The diagnosis that we are living in a world risk society formulated by Ulrich Beck 20 years ago (Beck, Kölner Z Soziol Sozialpsychol 36:119–147, 1996) has lost nothing of its power, especially against the background of the Anthropocene debate. “Global risks” have been identified which are caused by human activities, technology, and modernization processes. Microplastics are a by-product of exactly these modernization processes, being distributed globally by physical processes like ocean currents, and causing effects far from their place of origin. In recent years, the topic has gained great prominence, as microplastics have been discovered nearly everywhere in the environment, raising questions about the impacts on food for human consumption. But are microplastics really a new phenomenon or rather a symptom of an old problem? And exactly what risks are involved? It seems that the phenomenon has accelerated political action—the USA has passed the Microbead-Free Waters Act 2015—and industries have pledged to fade out the use of microbeads in their cosmetic products. At first sight, is it a success for environmentalists and the protection of our planet?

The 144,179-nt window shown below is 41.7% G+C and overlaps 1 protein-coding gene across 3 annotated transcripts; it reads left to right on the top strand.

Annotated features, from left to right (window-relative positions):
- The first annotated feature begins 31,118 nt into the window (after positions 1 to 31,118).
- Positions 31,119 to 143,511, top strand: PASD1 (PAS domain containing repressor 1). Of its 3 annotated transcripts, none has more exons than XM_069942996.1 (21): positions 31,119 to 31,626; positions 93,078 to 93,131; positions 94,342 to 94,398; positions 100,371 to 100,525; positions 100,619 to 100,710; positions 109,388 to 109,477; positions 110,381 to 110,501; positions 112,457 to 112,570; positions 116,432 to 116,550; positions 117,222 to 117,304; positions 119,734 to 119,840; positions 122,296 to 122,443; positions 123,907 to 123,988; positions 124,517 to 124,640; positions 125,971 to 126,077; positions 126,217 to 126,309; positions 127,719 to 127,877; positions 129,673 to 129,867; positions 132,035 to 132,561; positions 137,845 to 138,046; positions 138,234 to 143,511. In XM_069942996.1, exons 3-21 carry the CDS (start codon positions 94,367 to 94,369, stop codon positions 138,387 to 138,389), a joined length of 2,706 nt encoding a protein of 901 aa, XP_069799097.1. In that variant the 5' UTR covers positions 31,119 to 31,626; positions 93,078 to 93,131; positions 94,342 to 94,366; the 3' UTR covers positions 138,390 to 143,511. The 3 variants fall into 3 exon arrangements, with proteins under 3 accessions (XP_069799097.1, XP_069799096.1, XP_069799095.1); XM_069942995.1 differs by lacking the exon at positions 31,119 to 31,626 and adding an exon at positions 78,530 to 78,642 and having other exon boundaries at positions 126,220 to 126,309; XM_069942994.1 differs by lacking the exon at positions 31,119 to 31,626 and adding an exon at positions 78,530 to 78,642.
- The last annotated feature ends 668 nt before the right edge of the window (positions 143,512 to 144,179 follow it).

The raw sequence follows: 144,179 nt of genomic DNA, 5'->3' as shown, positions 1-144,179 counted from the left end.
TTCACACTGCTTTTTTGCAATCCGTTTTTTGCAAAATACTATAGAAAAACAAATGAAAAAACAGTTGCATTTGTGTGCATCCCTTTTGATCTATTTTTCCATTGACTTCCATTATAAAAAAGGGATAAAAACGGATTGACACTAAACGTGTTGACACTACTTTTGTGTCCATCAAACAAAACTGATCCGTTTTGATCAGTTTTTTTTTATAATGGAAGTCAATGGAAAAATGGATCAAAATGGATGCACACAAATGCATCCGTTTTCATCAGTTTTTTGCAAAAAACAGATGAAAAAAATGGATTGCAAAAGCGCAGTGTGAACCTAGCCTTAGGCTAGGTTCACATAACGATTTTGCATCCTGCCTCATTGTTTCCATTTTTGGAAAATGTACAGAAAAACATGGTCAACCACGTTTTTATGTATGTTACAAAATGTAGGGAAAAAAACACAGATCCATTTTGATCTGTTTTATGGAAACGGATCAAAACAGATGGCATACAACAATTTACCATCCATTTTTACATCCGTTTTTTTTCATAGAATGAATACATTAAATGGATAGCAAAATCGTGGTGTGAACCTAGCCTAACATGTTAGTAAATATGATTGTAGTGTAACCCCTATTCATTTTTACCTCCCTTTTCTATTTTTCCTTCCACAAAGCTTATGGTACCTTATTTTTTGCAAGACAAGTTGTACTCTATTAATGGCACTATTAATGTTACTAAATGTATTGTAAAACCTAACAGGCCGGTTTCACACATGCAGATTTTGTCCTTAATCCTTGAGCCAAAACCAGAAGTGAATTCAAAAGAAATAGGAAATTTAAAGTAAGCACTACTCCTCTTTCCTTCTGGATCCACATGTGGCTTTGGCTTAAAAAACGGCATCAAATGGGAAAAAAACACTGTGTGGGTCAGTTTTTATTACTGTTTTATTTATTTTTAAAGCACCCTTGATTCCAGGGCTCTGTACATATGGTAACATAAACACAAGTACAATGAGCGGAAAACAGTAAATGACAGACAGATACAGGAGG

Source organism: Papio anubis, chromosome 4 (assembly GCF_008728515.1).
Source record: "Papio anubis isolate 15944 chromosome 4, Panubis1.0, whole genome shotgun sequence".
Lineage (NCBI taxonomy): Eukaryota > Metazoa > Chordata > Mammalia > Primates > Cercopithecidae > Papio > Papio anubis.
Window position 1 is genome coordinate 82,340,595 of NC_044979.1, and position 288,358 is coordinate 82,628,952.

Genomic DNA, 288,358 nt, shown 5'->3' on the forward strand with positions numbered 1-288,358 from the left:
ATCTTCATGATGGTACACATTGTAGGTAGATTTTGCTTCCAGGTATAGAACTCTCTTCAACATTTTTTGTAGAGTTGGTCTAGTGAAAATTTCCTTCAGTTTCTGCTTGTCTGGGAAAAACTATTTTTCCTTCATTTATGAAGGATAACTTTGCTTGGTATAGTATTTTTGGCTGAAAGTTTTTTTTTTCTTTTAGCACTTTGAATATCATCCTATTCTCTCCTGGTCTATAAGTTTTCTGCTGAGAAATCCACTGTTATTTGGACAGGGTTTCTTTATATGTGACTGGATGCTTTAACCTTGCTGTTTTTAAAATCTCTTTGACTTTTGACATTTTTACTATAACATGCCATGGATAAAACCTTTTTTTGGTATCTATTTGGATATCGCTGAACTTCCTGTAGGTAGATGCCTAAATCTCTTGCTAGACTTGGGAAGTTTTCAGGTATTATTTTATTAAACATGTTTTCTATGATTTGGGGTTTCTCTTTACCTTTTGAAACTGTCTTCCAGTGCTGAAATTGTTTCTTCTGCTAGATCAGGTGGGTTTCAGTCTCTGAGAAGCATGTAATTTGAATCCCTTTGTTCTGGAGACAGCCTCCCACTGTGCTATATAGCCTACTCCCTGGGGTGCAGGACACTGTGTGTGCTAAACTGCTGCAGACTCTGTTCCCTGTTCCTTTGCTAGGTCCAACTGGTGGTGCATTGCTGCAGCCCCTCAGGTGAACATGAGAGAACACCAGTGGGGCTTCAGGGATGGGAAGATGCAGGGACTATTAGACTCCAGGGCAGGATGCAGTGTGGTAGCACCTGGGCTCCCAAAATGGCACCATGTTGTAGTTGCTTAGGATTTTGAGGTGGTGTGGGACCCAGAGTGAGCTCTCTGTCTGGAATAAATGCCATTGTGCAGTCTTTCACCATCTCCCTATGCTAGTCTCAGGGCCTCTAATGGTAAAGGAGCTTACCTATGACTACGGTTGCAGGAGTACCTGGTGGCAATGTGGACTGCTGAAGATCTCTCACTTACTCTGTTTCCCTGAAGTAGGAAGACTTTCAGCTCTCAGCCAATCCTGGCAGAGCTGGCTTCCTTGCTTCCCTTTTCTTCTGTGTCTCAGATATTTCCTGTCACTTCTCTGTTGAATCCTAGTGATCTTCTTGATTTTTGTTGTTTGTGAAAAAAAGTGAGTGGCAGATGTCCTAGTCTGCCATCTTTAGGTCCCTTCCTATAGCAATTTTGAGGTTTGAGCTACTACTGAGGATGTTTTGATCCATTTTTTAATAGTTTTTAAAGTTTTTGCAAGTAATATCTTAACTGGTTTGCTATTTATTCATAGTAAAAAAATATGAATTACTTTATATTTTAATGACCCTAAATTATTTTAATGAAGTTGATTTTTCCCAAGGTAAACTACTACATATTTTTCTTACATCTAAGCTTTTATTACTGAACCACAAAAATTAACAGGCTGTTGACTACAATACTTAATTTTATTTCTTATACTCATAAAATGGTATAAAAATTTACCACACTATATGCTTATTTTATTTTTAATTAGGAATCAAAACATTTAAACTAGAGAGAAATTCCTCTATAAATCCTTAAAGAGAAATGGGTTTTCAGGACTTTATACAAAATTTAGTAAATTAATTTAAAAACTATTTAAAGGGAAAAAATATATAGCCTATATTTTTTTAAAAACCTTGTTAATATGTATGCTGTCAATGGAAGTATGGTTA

This chapter deals with these questions by adopting a social-ecological perspective, discussing microplastics as a global risk. Taking four main characteristics of global risks, we develop four arguments to discuss (a) the everyday production of risk by societies, (b) scientific risk evaluation of microplastics, (c) social responses, and (d) problems of risk management. To illustrate these four issues, we draw on different aspects of the current scientific and public debate. In doing so, we contribute to a comprehensive understanding of the social-ecological implications of microplastics.
Global risk, Problem structuring, Risk assessment, Social ecology, Uncertainty
Kramm, J.; Völker, C. (2018): Understanding the risks of microplastics. A social-ecological risk perspective. In: Wagner, M. and Lambert, S. (eds.): Freshwater microplastics: Emerging environmental contaminants? Handbook of Environmental Chemistry. Springer Cham.